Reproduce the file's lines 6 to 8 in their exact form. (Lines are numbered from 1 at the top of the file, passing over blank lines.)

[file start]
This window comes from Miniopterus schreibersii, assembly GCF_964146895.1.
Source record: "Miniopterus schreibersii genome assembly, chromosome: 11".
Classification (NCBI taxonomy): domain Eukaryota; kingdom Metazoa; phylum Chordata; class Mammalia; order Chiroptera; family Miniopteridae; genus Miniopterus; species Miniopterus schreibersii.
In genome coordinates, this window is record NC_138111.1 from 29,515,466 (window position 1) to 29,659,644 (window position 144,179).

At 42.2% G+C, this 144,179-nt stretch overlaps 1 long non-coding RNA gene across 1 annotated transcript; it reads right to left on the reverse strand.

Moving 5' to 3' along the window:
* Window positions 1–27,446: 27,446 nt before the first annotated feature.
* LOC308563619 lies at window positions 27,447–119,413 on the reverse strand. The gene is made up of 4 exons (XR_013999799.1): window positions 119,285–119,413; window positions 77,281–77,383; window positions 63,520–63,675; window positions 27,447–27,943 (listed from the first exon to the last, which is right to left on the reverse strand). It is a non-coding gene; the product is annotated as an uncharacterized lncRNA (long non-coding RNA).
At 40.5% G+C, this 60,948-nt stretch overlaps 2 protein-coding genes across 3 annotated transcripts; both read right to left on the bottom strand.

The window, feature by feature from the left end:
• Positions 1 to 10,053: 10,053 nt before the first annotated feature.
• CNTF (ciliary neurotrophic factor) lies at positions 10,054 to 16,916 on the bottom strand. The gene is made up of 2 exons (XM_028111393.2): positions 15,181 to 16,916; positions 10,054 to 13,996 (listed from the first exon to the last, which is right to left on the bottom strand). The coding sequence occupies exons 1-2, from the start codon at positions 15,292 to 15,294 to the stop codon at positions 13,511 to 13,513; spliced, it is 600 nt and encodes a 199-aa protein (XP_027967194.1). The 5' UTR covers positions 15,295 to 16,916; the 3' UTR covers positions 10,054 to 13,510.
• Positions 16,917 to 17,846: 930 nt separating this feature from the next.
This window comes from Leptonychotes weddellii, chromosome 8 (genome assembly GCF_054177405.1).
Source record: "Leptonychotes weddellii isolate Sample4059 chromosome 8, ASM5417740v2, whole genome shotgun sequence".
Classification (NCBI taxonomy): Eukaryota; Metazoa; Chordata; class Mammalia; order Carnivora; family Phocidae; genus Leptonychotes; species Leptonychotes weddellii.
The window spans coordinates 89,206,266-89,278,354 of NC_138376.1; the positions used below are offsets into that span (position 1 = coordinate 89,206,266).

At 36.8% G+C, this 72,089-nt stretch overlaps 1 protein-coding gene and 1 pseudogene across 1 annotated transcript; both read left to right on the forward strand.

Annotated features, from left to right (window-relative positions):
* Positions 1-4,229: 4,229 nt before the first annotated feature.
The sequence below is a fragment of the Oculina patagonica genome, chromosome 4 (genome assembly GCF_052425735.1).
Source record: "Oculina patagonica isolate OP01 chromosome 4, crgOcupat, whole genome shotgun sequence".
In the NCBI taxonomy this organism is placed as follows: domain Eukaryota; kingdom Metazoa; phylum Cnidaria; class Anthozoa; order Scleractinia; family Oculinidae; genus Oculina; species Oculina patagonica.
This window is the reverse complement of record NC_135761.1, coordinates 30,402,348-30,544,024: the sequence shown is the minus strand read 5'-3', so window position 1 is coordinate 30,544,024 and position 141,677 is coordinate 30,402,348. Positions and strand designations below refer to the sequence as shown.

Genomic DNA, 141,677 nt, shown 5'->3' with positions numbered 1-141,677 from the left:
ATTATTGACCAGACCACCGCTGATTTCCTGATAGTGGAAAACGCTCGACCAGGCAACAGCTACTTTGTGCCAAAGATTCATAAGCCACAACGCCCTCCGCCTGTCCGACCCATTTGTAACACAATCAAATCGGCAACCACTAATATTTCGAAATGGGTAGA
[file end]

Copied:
Moving 5' to 3' along the window:
* Window positions 1–27,446: 27,446 nt before the first annotated feature.
* LOC308563619 lies at window positions 27,447–119,413 on the reverse strand. The gene is made up of 4 exons (XR_013999799.1): window positions 119,285–119,413; window positions 77,281–77,383; window positions 63,520–63,675; window positions 27,447–27,943 (listed from the first exon to the last, which is right to left on the reverse strand). It is a non-coding gene; the product is annotated as an uncharacterized lncRNA (long non-coding RNA).